Agatha Christie’s Murder on the Orient Express
Feb. 15 – Mar. 18
Adapted for the Stage by Ken Ludwig
Directed by Emily Mann
- Feeding the Dragon
- A Christmas Carol (2017)
- A Midsummer Night’s Dream
- Our Great Tchaikovsky
- Heartbreak House
- The Absolute Brightness of Leonard Pelkey
- Cloud 9
- The Comedy of Errors
- A Christmas Carol (2016)
- The Piano Lesson
- Queens for a Year
- Having Our Say
- Romeo & Juliet
- The Body of an American
- A Christmas Carol (2015)
- Rear Window
- An Opening in Time
- Kiss Me, Kate
- The Pianist of Willesden Lane
- Private Lives
- A Christmas Carol (2014)
- Ether Dome
Giving Teens a Voice at Hartford Stage: An Interview with Amara McNeil
By Natalie Pertz, Resident Teaching Artist
Hartford Stage’s Teen Council is a leadership group for area high school students with a passion for theatre arts. The Teen Council, which began in the 2016-2017 season, empowers participating teens to have a voice in their theatre-going experience and to advocate for the value of theatre to their peers.
“The Teen Council began out of a conversation at an education department retreat over the summer. We recognized that our teens who came to see shows with their schools at student matinees seemed to really enjoy their experience. We wanted to make sure that teens also knew they could come back to the theatre together and have that experience on their own – outside of a field trip,” said Scott Bartelson, Management Associate at Hartford Stage and co-advisor of Teen Council. “Hartford Stage is a place for everyone. We hoped a teen-led council would help communicate that idea to our teen audiences and become a regular option for any young person who loves attending shows with their peers.”
“I think it’s really important for students to have a sense of agency and ownership when seeing a play,” said Aurelia Clunie, Education Associate for Student Audiences of Hartford Stage, and one of the advisors of Teen Council. “The theater is for them as much as it is for adults who have been going to the theatre for 20 or 30 years. I want young people to feel like they belong here and that they can take charge of their own theatre-going experience. The hope is that Teen Council helps to build that sense of belonging.”
Amara McNeil has been active in Teen Council since the beginning. An 11th grader at Classical Magnet School, Amara was kind enough to answer some questions about her experience with leadership and the Hartford Stage Teen Council.
Tell us how this opportunity began for you. When did you first get involved in Teen Council?
I first found out about Teen Council four years ago when I was in 8th grade. I had been taking Monologue Building (taught by Emely Larson, Studio Manager of Hartford Stage), and we were performing for a share day. After the performance, another staff member approached me and asked if I would like to attend a focus group to help envision a teen council. The group was going to look at existing youth-led theatre councils across the country as inspiration to craft their own. Of course, I said yes!
As a teen leader, how has your experience been thus far? Has anything surprised you?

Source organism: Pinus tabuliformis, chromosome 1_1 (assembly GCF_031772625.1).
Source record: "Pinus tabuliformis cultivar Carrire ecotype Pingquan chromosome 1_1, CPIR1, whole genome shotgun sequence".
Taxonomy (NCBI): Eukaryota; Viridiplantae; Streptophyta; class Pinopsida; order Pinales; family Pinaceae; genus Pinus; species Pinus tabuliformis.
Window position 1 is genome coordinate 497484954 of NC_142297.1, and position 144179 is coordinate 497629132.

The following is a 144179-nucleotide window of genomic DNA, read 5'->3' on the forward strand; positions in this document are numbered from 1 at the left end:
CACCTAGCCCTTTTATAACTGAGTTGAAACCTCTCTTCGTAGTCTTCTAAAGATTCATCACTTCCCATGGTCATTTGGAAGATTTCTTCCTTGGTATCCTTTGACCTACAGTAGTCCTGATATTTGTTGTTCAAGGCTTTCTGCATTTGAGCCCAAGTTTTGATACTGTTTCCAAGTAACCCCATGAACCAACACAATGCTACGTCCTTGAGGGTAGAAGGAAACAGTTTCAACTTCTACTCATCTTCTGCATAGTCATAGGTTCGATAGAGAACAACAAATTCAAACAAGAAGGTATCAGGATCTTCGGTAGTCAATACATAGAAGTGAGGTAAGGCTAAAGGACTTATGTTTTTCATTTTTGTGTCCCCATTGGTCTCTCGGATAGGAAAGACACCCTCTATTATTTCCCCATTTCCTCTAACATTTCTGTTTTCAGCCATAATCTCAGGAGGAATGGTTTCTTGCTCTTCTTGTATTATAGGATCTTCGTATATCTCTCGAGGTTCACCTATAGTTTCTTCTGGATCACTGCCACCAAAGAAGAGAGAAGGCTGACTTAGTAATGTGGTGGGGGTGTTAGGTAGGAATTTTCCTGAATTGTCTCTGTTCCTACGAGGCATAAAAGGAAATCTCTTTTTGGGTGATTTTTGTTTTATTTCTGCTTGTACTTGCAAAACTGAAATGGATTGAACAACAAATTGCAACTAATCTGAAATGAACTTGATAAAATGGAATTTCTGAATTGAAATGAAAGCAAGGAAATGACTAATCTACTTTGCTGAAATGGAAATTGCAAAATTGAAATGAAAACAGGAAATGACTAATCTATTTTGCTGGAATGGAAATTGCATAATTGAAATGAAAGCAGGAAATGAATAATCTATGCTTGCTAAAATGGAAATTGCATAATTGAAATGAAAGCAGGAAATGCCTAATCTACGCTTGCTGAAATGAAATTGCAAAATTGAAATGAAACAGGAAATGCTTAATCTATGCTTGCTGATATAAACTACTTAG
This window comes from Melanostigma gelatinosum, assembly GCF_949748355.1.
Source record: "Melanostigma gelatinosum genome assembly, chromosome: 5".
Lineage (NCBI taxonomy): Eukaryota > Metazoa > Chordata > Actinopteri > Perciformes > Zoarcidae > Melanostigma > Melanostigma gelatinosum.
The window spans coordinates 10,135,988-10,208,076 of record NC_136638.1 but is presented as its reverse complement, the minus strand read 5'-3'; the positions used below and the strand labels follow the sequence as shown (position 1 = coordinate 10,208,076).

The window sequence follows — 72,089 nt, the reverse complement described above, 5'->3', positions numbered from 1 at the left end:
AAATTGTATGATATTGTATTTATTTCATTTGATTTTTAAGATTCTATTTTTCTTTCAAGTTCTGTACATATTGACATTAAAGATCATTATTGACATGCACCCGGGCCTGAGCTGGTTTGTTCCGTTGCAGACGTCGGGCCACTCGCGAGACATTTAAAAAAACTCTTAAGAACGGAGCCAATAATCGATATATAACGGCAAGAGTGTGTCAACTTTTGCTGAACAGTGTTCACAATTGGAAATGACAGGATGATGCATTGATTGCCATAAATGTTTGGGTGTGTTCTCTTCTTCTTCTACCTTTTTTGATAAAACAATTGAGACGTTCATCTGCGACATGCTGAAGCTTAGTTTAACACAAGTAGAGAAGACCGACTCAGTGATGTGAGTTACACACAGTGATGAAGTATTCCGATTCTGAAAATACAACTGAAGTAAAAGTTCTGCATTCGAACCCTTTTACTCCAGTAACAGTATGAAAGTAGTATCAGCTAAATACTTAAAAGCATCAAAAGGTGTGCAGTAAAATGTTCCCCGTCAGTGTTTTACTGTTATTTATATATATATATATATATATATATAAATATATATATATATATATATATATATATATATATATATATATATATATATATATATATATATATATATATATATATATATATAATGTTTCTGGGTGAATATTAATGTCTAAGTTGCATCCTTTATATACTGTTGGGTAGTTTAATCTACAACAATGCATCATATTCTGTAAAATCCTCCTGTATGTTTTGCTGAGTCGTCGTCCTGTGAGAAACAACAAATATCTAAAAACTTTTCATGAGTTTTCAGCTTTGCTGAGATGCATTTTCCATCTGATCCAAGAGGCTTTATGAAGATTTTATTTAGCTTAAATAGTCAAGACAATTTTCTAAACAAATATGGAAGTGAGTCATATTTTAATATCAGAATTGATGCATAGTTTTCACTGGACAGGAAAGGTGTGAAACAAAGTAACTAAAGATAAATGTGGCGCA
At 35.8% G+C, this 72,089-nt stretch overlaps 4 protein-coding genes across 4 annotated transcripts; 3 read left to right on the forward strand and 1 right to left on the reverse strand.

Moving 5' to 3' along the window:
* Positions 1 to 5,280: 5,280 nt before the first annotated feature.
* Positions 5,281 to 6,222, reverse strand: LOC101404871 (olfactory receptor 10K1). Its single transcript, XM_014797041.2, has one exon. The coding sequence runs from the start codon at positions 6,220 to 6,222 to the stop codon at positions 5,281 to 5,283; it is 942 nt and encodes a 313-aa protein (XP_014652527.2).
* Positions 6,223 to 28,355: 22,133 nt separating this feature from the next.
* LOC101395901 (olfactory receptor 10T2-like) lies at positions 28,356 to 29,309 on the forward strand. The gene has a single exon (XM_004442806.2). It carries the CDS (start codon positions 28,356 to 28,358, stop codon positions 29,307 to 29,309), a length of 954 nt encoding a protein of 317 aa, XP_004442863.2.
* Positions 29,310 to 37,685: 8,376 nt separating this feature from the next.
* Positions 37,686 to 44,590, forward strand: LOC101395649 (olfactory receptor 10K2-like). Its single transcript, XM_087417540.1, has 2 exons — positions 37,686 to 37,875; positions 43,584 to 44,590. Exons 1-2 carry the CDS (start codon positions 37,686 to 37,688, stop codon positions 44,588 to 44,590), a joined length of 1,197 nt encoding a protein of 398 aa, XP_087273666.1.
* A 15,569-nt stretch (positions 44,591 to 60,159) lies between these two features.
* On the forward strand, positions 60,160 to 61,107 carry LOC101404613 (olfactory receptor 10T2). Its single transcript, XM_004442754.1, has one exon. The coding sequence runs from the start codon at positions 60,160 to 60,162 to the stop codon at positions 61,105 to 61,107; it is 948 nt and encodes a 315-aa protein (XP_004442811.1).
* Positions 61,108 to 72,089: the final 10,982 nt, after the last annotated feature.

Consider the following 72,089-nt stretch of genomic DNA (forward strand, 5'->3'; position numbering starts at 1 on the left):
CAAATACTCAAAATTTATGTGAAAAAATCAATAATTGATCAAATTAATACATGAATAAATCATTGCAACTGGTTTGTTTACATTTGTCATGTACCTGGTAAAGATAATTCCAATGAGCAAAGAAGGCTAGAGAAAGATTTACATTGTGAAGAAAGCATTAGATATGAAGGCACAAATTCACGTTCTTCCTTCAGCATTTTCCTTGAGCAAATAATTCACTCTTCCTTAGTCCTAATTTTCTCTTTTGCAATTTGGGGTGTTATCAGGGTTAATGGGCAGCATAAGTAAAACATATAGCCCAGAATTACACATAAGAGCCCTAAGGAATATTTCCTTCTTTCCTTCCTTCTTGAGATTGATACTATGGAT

I found myself learning things that have helped me in other aspects of my life, such as taking minutes, creating agendas, and navigating scheduling. These are tasks that don’t normally come to mind when you think of theatre, but I have learned that for anything to run smoothly you need organization behind it.
What surprised me the most would have to be the different types of people we’ve had on Teen Council over the years. We’ve had “techies,” actors, “sports kids,” and people who aren’t even necessarily interested in theatre. No matter what, we were always successful in our mission. Every year we have succeeded in getting new teenagers to come to Hartford Stage.
In thinking about Teen Council, what has been the best and/or most memorable moment for you?
In general, I’m a very goal-oriented person. I like to write what I want to accomplish and cross things out as I achieve them. Last year, the 2016-2017 council had a group retreat. We discussed our year, learned about becoming better leaders, and planned out future goals. We charted out one, three, and five-year goals. To this day, I still have that list above my desk and highlight it as we go. Making that list is my favorite memory because it motivated and inspired me to help Teen Council accomplish every single one of those goals.
Why is it important for teens to take on leadership roles? What would you say to teens that are hesitant to lead?
I think it is important to take on leadership roles so that we, as a generation, are represented. Whether it is in theatre or in another aspect of your life, there will always be programs and decisions made for you, without any input from you. Learning how to be an advocate for yourself and for others is a skill that you can carry with you throughout life.
I would say it is not as hard as you think it is. All you need is to know what you want, be passionate about it, and care. You will learn everything else as you go.
Throughout Teen Council, how has the Hartford Stage community supported you?
The staff members at Hartford Stage are literally the best! Not only have they opened many doors for me, but they also care about my opinions and what I have to say. Honestly, the fact that they are putting effort into Teen Council shows that they care about teenagers’ reception and perception of theatre.
If you could tell curious teens one thing about Teen Council, what would it be?
We are here for you. The whole reason Teen Council exists is to give teens a space to learn and see theatre while getting to know other teens.
For more information on Hartford Stage’s Teen Council, please visit https://www.hartfordstage.org/youth-council. Membership is open to all high school age students, and applications are accepted year round.